Mini-laparoscopy-assisted placement of Tenckhoff catheters: an improved technique to facilitate peritoneal dialysis

Charlotte A Batey, J Jason Crane, Michael A Jenkins, Thomas D Johnston, Larry C Munch
Journal of Endourology 2002, 16 (9): 681-4

BACKGROUND AND PURPOSE: Despite its overall efficacy and patient satisfaction with it, peritoneal dialysis has a history of significant complications, which has contributed to the evolution in the technique from open laparotomy to minimally invasive placement of the catheters. Our goal was twofold: (1) to review our early experience with a technique of mini-laparoscopy-assisted (MLA) placement of dialysis catheters compared with open placement and (2) to demonstrate that urologists are able to provide a satisfactory procedure while concurrently developing and maintaining laparoscopic skills within a residency training program.

PATIENTS AND METHODS: The charts of the first 14 consecutive patients who underwent MLA placement of Tenckhoff dialysis catheters by a single surgeon (LCM) from January 1, 2000, through March 31, 2001, were reviewed. Postoperative narcotic analgesia, length of hospital stay, operative times, days until cycling, and rates of leakage, infection, and malfunction necessitating removal of catheters were compared with the corresponding data from 12 consecutive patients who underwent traditional open placement during the same time period. A telephone survey was performed to corroborate and supplement the findings from the chart review.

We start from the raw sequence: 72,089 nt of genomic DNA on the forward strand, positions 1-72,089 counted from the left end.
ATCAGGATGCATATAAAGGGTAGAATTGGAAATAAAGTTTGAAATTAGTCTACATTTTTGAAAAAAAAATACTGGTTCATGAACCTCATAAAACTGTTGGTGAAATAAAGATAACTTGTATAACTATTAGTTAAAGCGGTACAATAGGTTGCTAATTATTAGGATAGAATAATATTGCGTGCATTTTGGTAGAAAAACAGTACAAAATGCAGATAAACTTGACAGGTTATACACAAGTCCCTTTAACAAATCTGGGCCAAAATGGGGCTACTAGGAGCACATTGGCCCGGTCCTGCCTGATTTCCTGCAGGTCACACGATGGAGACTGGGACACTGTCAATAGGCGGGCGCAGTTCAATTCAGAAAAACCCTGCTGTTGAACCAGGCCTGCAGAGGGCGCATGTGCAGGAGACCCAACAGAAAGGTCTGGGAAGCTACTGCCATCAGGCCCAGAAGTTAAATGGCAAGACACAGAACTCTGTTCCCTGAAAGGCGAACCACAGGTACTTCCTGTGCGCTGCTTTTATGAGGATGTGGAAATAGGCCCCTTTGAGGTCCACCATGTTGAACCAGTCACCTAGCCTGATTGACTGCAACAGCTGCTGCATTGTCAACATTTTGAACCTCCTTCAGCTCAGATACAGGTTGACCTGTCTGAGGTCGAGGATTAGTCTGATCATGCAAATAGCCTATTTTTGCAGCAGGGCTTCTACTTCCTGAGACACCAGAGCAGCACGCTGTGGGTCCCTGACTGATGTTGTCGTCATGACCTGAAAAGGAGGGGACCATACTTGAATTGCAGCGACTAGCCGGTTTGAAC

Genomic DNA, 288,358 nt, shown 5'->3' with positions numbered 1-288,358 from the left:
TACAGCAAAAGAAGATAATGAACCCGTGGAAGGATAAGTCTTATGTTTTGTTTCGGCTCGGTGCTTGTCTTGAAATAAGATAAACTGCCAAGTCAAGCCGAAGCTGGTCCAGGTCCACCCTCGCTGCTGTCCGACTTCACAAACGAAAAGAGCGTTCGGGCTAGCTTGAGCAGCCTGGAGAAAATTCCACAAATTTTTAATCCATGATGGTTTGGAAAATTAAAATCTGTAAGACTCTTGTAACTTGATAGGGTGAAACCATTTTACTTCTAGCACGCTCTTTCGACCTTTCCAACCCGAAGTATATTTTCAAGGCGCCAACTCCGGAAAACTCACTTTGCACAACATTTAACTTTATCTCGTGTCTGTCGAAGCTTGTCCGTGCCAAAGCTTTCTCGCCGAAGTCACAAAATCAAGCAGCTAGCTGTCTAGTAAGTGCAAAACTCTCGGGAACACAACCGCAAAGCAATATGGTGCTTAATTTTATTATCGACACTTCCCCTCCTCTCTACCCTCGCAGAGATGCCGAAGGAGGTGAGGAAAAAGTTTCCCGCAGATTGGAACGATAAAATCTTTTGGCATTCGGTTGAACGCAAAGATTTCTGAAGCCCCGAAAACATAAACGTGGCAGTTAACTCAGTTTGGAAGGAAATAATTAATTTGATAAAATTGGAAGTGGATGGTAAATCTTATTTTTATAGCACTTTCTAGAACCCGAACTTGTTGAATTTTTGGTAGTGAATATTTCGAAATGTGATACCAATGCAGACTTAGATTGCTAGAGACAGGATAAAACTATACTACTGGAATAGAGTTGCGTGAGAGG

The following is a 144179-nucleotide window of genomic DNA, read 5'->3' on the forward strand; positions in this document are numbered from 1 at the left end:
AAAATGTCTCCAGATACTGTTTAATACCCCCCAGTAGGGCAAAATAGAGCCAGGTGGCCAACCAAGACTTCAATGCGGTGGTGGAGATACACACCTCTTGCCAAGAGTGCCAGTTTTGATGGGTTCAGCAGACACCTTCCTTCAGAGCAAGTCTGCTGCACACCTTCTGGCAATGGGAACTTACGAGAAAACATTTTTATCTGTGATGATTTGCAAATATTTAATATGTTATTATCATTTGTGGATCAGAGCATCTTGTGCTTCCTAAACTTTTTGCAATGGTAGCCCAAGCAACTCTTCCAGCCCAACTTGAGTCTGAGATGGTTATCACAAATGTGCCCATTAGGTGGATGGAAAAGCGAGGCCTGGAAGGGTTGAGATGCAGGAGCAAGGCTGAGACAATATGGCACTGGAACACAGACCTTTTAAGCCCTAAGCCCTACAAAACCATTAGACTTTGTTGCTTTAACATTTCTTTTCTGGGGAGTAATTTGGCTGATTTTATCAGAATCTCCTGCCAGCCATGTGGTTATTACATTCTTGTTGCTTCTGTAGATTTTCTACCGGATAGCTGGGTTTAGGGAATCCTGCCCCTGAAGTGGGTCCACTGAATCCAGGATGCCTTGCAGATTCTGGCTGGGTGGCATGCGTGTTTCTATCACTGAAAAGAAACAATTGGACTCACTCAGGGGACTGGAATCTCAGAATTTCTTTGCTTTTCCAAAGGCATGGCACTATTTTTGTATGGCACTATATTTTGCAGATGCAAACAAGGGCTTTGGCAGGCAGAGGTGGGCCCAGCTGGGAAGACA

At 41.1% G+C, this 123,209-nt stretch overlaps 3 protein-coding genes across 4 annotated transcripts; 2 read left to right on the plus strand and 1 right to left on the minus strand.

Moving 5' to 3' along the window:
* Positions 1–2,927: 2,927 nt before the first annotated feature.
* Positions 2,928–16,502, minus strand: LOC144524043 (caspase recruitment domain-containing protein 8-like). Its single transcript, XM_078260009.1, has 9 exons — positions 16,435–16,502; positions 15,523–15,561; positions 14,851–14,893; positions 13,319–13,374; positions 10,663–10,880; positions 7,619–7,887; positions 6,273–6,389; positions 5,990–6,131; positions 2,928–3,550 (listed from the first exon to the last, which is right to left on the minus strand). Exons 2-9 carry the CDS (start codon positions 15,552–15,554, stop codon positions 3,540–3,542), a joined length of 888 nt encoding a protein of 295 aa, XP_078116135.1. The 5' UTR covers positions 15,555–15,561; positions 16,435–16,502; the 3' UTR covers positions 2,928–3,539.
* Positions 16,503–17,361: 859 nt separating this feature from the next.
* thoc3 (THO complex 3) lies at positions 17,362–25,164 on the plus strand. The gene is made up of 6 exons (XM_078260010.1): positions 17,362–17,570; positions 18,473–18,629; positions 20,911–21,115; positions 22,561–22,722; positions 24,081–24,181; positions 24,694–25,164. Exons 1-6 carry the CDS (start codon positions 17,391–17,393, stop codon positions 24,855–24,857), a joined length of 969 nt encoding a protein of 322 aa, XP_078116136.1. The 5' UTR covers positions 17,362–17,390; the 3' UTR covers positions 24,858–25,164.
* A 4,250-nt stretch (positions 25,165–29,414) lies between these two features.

RESULTS: Differences in complications necessitating catheter removal were not significant. The difference in the mean operative times of 41.7 minutes in the MLA group and 55.7 minutes for open placement was statistically significant. Postoperatively, the MLA group used less narcotic analgesia, had shorter hospital stays, and returned earlier to usual activities. The incidence of leakage after catheter placement was greater in the open group, although this difference was not statistically significant.

CONCLUSIONS: The MLA technique of dialysis catheter placement appears to have similar or greater efficacy than the open technique. It is a viable teaching procedure, and with reusable 3-mm ports and shorter operative times, it is cost efficient as well.

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